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        Section 3.E. – The Measurement Standards               poles which must be located and shown if they are on or within
                                                               ten feet of the perimeter boundary off the surveyed property.
          A long-standing concern over the Relative Positional Precision
        (RPP) measurement standard and exactly how it was defined has   As an aside, attention is drawn here to the almost universally
        been addressed in the 2021 Standards. The concern had to do   overlooked requirement to show the extent of any potentially
        essentially with the question of “with respect to what?” This has   encroaching utility pole cross-members.
        been addressed in 2021 by referencing the term “local accuracy”
        and by expressing another manner in which RPP could be cal-  Section 6 – Plat or Map
        culated (viz., “using the full covariance matrix of the coordinate
        inverse between any given pair of points’).              Two of the most significant changes to Section 6 occur in sub-
                                                               section C.ii. where two problematic issues have been addressed.
          This is not to suggest that a minimally-constrained least
        squares adjustment is inadequate in estimating the RPP, but to   First, some surveyors have encountered lenders who demand
        simply shore up the definition with a more solid, statistically-  that they list all of the items shown in Schedule BII of the title
        based definition.                                      commitment on the face of their surveys, whether those items
                                                               are survey-related or not. Such requests are, in this writer’s opin-
          In another change to the measurement standard, the applica-  ion, ridiculous (this is a survey after all and it addresses survey-
        tion of RPP – which previously included the relationship of the   related issues). To tamp down on such requests, Section 6.C.ii.
        monument or witness marking any corner of the property to  now calls for a “summary of all rights of way, easements and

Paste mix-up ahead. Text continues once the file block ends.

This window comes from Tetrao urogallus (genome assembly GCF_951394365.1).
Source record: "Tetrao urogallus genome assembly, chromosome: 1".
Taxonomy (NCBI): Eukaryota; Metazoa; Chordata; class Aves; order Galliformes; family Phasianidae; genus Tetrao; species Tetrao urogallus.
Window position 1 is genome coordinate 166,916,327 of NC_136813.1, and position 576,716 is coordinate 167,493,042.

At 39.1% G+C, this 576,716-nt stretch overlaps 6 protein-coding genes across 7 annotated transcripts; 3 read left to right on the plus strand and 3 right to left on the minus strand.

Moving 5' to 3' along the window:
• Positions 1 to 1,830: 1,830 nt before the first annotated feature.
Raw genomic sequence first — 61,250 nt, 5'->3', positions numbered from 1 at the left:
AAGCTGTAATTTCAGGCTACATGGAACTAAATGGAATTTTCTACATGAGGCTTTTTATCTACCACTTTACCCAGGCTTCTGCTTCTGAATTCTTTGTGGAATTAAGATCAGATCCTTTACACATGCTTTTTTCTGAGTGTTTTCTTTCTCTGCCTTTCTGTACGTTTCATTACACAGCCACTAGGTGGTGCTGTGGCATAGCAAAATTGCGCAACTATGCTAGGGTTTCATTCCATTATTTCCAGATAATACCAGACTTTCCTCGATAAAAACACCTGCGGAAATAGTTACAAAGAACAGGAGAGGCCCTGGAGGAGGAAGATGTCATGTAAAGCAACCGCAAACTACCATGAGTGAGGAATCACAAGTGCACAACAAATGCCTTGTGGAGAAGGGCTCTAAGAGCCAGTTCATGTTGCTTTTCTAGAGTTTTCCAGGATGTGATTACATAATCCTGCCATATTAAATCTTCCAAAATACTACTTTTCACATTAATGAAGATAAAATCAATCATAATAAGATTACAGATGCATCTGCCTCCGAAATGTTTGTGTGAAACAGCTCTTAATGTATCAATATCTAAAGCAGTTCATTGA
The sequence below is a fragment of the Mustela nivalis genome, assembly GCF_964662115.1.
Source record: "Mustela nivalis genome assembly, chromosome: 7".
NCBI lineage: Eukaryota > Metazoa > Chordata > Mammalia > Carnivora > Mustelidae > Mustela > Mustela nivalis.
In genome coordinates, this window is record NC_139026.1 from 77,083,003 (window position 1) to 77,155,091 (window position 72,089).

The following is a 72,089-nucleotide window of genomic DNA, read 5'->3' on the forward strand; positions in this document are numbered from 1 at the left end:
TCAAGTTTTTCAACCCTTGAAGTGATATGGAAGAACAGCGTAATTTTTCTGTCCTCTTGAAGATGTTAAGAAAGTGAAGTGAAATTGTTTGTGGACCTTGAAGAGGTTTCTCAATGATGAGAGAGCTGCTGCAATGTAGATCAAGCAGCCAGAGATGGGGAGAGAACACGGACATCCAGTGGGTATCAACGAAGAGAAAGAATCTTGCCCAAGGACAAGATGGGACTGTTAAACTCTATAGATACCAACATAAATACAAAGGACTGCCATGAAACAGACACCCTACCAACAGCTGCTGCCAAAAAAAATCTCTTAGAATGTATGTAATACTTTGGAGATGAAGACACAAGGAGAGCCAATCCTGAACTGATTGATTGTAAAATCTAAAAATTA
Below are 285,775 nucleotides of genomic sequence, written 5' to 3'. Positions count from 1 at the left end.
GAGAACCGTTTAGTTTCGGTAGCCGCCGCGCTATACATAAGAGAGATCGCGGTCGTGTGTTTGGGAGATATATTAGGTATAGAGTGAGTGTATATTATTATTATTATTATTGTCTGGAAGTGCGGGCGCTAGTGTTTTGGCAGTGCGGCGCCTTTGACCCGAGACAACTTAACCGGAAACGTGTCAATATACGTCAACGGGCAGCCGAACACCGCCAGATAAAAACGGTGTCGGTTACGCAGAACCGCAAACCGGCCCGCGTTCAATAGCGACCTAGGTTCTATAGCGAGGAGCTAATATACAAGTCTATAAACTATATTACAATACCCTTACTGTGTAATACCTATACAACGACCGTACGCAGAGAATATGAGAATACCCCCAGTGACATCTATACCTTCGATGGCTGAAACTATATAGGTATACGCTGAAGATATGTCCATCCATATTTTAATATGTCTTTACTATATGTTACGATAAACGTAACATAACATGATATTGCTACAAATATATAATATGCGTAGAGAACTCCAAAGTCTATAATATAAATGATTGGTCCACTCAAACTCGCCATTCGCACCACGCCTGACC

the monuments or witnesses marking any other corner of the   other survey-related matters…” (emphasis added).
        property – has been limited to only the relationships between
        adjacent monuments or witnesses.                         Second, the ALTA/nSPS Standards have always strived to
                                                               make certain that the requirements placed on the professional
        Section 4 – Records Research                           surveyor while undertaking an ALTA/nSPS Land  Title Survey
                                                               are rooted in factual, objective observations. That has been the
          Although this section appears on the red-lined  version to   reason for the avoidance of the word “affects” in the Standards
        have undergone a major rewrite, the order of the included items   when discussing the impact that an easement may have on the
        was merely rearranged for clarity; the actual content changed   surveyed property.
        very little. This becomes obvious if the “clean” version of the 2021
        Standards is reviewed.                                   Whether an easement “affects” a property is dependent not
                                                               only on where the easement plots, but also on the legal effect of